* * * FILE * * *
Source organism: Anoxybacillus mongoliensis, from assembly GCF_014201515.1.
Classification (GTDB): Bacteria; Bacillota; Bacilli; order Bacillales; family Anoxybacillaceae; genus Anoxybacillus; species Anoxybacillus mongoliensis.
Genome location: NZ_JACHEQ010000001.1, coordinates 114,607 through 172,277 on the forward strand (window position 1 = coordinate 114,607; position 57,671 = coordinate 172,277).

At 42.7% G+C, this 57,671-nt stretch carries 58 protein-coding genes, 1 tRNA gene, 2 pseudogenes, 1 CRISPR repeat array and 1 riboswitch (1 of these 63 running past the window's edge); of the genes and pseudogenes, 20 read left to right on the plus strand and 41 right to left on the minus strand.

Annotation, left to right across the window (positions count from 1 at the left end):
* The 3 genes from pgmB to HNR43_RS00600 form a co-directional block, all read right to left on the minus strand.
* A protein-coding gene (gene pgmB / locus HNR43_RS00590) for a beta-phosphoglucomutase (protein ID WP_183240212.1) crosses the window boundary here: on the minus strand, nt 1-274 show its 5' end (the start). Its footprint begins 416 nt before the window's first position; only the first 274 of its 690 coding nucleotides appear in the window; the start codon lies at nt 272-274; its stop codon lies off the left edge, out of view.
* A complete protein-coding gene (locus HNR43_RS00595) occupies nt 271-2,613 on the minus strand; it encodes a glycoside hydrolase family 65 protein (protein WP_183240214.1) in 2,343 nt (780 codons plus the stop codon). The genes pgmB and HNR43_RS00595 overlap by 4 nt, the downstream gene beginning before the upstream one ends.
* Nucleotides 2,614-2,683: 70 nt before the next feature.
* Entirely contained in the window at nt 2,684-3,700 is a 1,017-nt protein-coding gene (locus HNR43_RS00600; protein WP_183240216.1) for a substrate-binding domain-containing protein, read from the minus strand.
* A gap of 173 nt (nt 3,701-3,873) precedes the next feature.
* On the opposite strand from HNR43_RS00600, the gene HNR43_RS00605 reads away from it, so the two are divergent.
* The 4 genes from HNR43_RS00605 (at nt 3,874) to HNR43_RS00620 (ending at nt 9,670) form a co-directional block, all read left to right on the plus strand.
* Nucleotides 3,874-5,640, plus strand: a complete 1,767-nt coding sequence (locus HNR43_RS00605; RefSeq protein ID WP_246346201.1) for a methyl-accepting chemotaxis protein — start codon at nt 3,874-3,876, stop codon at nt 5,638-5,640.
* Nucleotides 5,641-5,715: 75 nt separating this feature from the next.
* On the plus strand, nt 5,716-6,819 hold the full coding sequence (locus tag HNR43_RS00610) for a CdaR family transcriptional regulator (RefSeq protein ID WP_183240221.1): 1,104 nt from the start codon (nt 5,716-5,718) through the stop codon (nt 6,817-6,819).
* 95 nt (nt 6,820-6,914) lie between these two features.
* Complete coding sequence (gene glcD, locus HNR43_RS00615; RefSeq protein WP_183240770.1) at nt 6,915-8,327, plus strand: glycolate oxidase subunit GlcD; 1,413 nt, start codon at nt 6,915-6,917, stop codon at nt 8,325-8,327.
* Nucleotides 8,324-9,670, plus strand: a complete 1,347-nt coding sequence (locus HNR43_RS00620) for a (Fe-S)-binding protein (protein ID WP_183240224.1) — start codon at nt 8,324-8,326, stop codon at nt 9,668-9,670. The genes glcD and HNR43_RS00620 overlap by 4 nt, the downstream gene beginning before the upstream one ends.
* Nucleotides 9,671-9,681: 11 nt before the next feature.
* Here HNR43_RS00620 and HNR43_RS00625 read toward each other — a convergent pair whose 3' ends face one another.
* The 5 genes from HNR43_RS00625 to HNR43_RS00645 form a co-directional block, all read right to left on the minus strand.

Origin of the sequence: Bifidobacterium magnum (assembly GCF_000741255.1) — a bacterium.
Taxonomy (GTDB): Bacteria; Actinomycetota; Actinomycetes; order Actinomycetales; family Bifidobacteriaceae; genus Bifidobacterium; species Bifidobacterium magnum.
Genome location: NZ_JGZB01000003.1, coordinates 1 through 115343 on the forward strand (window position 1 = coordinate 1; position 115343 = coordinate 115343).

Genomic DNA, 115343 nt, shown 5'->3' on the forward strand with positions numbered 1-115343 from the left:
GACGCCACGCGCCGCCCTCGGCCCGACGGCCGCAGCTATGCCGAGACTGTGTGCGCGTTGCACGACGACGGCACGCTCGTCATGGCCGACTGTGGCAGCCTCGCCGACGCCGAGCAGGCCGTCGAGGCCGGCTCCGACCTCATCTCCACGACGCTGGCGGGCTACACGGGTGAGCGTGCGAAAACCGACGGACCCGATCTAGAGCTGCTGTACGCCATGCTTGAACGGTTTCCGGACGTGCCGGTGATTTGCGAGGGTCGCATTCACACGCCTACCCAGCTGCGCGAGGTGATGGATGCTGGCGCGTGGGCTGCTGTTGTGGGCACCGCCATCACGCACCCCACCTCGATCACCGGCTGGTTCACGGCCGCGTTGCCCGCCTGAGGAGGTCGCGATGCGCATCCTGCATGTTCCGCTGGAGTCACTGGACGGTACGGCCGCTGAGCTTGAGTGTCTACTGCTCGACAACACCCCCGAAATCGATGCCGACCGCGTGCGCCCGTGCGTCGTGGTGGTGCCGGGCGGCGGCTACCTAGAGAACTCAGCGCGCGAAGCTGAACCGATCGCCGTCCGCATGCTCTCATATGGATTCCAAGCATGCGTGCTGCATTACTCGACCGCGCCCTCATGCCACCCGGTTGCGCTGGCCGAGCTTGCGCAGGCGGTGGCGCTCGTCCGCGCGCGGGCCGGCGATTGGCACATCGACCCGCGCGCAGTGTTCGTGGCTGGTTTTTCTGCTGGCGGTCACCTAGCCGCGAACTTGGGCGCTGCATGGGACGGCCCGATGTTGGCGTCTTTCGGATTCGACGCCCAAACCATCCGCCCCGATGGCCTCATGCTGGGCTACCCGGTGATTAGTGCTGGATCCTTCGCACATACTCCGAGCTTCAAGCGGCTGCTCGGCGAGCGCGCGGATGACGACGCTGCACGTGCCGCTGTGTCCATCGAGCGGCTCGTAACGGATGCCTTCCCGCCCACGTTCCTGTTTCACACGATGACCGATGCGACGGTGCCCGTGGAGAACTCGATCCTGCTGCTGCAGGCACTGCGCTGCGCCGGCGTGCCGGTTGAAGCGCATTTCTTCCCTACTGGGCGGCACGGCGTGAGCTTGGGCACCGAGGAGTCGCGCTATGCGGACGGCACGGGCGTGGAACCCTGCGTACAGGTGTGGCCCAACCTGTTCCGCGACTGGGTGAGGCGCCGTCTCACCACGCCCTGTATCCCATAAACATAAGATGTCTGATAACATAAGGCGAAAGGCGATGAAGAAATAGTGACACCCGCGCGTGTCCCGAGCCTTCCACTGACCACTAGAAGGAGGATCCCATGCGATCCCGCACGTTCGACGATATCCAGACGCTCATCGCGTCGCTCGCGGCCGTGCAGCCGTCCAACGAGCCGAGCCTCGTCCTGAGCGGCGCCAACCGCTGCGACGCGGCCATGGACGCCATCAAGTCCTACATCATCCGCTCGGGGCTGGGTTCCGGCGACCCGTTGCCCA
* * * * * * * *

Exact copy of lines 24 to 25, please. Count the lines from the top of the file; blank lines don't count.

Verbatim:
Taxonomy (GTDB): Bacteria; Actinomycetota; Actinomycetes; order Actinomycetales; family Bifidobacteriaceae; genus Bifidobacterium; species Bifidobacterium magnum.
Genome location: NZ_JGZB01000003.1, coordinates 1 through 115343 on the forward strand (window position 1 = coordinate 1; position 115343 = coordinate 115343).